The Crimson Trace Linq pistol grip (left) controls the light/laser module (right). Green lights present on both sides of the control grip indicate that the two devices are wirelessly linked and ready for operation.
Crimson Trace’s new Linq system allows operators to run a fast-targeting light and laser without any wires to snag on gear.
Crimson Trace is an industry leader in creating integrated laser sights for concealed-carry and personal-defense firearms. The company’s Rail Master Pro series took things a step further by combining a laser sight with a tactical light in a compact unit that easily attaches to the Picatinny rail of a handgun, rifle or shotgun. The innovative new Linq system from Crimson Trace takes tactical lights and laser aiming accessories for AR-platform rifles to a whole new level.
No More Wires
The Linq LNQ-100 system features two components. The first is an AR-15-style pistol grip that replaces the factory grip and houses a battery and the Linq controls. The grip communicates with the second component, a rail-mounted laser and light module. Wireless “LiNQ” technology connects the two components so there are no wires to hang up on gun cases, vehicles, fences or any other potential environmental snag points. Plus, the operator can control both the tactical light and laser with their shooting hand. There’s no need to use your support hand to control the laser or light, which is necessary with most other tactical lights and laser aiming devices.
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The Linq system’s wireless technology has been tested against numerous interruption possibilities and has passed numerous tests. It also cannot be hacked. When the light/laser module and grip initially pair, the light stays lit for a few seconds to show they are linked, then it turns off. If the grip unit is “searching” for the light/laser module, the green lights flash. If the control grip has lost connectivity with the laser/light module, the lights will turn red. These indicators are very easy for only the operator to see. Ambidextrous buttons on the pistol grip allow the user to operate the laser/light module in four “on” modes: light and laser together, both strobing, laser only or light only. The polymer control grip—slightly larger than a mil-spec A2-style grip—is comfortable to grasp, and the buttons allow easy activation for both right- and left-handed shooters.
The control grip has been tested on numerous AR platforms from a variety of manufacturers, and it will fit the standard attachment slot on nearly every AR rifle commercially sold. Installation simply requires removing the old pistol grip and adding the new Linq grip. Crimson Trace provides all of the tools and hardware needed for the installation. Finally, the control grip uses a single CR2 battery.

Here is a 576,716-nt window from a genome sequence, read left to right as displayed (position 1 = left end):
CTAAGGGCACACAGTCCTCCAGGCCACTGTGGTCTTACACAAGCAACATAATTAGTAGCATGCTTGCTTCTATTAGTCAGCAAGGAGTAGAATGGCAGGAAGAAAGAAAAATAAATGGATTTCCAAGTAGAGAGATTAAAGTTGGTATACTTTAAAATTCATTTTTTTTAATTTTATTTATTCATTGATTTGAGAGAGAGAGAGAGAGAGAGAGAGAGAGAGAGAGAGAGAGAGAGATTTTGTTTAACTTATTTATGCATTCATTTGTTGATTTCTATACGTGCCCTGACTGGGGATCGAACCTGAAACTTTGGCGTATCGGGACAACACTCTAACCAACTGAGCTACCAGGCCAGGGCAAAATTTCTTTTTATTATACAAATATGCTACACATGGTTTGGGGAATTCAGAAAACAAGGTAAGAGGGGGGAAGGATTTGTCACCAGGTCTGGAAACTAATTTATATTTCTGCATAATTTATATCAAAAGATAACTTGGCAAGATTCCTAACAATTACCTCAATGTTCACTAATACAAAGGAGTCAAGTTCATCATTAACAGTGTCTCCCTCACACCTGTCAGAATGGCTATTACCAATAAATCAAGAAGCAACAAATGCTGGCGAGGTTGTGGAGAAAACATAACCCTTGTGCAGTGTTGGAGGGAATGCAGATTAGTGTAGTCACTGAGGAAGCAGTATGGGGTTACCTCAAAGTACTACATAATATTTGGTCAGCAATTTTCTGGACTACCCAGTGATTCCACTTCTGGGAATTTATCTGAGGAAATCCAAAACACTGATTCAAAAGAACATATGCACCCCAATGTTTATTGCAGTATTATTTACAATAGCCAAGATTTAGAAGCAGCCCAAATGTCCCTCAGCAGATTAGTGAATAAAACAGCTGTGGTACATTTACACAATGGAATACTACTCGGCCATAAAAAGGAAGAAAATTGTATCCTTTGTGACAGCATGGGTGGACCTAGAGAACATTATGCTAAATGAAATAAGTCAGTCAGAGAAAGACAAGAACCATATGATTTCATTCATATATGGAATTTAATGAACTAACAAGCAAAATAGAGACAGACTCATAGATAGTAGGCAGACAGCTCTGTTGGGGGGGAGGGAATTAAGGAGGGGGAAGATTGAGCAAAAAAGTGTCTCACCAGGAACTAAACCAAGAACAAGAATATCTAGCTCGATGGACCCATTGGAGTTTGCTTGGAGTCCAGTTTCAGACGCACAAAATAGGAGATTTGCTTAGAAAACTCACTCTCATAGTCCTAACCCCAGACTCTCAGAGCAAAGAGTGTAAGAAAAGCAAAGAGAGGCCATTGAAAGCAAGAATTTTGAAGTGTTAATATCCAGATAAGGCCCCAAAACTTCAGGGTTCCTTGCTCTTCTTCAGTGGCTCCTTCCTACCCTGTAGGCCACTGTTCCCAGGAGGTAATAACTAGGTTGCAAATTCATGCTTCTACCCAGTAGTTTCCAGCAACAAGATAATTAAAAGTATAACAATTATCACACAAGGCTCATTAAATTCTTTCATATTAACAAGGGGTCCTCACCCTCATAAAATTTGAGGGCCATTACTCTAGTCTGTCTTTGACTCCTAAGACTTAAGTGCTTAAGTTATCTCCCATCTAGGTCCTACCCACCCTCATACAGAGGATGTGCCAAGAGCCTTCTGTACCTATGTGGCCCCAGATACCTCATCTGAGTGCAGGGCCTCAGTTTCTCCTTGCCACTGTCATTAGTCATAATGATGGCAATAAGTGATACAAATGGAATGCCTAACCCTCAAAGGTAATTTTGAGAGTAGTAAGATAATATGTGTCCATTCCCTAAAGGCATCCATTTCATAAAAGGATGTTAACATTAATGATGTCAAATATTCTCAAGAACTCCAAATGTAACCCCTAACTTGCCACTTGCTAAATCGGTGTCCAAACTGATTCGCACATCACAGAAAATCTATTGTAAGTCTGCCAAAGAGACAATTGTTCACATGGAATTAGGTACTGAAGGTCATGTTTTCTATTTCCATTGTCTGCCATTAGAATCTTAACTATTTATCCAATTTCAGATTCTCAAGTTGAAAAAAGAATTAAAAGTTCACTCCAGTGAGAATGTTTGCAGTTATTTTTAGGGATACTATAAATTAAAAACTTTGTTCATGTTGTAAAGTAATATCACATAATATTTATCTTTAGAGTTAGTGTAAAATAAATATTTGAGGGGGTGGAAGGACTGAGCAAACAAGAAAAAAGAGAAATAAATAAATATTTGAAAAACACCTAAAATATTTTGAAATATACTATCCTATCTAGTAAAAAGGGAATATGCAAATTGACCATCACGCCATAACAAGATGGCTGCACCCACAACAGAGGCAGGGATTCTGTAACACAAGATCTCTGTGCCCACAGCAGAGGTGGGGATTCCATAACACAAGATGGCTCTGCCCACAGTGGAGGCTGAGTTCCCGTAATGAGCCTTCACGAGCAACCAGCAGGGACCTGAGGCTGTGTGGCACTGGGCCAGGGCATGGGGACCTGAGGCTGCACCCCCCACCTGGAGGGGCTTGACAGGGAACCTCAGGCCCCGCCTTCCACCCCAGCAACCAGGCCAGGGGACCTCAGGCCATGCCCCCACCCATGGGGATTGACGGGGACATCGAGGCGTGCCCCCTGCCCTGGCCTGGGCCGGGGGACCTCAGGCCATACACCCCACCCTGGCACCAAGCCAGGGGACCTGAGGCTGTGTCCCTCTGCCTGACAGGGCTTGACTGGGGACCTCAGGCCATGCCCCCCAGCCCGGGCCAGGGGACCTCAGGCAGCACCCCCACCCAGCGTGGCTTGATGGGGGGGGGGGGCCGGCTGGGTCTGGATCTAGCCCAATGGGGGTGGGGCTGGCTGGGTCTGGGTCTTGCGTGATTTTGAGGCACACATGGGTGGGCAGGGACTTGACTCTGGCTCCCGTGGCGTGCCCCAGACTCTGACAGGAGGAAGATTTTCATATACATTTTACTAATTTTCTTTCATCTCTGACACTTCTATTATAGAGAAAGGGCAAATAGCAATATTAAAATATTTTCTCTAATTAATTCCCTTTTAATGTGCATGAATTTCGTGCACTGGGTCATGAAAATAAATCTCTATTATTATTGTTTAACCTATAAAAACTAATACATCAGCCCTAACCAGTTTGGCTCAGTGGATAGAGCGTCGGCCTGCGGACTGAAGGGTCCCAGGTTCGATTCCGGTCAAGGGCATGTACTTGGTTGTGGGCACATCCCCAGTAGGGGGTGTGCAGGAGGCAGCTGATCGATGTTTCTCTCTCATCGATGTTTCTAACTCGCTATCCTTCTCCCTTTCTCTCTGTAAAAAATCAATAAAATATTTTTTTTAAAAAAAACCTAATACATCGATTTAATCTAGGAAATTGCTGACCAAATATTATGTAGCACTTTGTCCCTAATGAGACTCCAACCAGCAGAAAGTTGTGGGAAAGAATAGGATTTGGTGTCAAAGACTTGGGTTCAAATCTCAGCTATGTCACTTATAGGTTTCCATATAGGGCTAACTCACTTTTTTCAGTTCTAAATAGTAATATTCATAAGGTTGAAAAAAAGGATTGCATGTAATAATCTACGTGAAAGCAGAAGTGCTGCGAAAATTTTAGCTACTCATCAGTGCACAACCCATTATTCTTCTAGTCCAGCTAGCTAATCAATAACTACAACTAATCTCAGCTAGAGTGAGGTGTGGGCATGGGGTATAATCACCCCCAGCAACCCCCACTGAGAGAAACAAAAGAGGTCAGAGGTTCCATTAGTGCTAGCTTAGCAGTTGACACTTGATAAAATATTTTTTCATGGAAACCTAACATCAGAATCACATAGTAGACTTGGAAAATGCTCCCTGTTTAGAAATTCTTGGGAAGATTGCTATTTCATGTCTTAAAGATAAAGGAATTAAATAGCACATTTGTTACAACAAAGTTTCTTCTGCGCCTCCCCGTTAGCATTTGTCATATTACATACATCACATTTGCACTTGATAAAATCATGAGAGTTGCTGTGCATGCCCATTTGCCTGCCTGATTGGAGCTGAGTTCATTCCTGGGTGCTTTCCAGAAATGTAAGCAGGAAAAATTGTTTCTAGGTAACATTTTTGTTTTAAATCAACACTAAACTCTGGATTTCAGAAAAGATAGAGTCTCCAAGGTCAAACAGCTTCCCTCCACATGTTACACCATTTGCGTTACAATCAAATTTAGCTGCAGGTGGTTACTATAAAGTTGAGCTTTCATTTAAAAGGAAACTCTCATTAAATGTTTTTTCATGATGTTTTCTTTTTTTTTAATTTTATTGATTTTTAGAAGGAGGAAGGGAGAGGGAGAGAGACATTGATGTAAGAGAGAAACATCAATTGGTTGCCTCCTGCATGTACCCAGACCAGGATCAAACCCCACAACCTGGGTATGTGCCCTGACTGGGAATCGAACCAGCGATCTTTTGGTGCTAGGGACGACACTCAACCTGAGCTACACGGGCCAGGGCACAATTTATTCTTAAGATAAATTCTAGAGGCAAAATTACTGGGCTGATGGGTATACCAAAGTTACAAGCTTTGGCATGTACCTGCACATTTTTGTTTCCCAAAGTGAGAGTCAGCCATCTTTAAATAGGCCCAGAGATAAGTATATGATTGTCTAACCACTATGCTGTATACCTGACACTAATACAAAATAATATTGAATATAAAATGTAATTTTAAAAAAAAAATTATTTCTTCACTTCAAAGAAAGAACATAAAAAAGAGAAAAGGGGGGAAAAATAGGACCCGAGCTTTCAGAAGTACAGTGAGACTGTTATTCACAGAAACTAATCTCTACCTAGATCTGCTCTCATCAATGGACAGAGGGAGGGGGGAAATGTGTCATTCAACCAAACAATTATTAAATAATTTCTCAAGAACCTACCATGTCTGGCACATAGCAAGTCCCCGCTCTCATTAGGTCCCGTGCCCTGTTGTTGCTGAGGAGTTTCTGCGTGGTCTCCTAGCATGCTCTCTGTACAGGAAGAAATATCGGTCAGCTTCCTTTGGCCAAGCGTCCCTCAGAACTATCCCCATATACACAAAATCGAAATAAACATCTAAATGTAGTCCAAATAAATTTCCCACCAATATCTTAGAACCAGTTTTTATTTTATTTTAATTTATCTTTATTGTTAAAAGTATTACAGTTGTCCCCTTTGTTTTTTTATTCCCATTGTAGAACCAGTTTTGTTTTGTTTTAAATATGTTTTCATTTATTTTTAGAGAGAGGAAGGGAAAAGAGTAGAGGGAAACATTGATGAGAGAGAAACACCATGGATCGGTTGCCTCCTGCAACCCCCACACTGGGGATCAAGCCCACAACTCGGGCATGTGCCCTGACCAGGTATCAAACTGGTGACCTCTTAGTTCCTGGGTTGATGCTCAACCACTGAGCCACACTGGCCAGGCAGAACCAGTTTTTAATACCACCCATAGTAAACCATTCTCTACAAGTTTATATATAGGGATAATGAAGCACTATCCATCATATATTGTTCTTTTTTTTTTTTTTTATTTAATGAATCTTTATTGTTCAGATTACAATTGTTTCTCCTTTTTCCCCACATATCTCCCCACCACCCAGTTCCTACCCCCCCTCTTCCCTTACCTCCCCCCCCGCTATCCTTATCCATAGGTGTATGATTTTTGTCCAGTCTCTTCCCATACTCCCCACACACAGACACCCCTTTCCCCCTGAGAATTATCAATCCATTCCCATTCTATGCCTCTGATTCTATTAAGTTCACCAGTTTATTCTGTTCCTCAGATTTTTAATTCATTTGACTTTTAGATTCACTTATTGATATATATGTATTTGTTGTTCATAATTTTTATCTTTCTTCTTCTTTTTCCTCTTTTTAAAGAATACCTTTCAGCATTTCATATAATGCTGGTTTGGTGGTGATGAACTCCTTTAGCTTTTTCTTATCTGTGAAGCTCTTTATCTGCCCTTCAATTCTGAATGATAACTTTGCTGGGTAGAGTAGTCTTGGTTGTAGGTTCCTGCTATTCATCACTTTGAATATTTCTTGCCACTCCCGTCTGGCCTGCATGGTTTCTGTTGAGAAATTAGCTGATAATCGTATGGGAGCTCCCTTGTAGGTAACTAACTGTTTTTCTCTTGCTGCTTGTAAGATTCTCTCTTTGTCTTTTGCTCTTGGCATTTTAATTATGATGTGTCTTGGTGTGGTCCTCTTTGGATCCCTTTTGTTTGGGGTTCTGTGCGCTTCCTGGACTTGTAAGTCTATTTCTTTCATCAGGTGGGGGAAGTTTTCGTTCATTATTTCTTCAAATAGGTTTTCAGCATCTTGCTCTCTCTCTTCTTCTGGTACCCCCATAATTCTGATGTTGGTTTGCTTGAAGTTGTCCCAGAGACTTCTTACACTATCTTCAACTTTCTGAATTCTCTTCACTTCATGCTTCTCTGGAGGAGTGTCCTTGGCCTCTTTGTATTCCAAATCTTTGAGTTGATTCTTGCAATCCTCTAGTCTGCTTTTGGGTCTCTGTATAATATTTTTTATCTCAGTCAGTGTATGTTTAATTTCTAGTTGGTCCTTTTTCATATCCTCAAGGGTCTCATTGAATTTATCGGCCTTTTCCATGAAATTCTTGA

The light/laser module attaches to standard Picatinny and Weaver-style rails and is powered by one CR123 battery. The module features an LED light with a 300-lumen output and a green laser with a 5mW output. The laser has a two-hour run time. The light/laser module, which is similar to the CMR-204 Rail Master Pro, can also be removed from the AR’s rail and used on another weapon. Redundant controls on the light/laser module allow the module to be attached to another carbine, rifle or shotgun. Just return the light/laser module to the AR equipped with the Linq grip and the grip and module will sync up again.
The Linq system also employs a sleep mode to conserve power. After 24 hours of inactivity, the system will go into “sleep” mode to conserve battery power while maintaining the LiNQ between the grip and module. But if the unit is remotely operated by the grip’s activation buttons, then the entire system is constantly on and as soon as pressure is applied to the buttons the light and laser are “awakened.” Either way, the Linq is ready to run as fast as you need it to.
Both of the Linq units have passed drop, dust and moisture tests. Just like Crimson Trace’s other products, the Linq system is tough and durable. Another nice feature of the Linq system is that the user can mount the light/laser module as far forward on their rifle’s handguard as possible, thus eliminating glare when using an optic, and yet there is no longer a need to reach out to turn the module off or change modes. In an emergency situation where an operator’s support arm is incapacitated, the shooting hand can easily operate the light/laser.
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Crimson Trace is again pushing the envelope and leading the industry as an innovator, and the new Linq system may just be the missing technological link for AR-platform carbines and pistols.
For more information, visit crimsontrace.com or call 800-442-2406.
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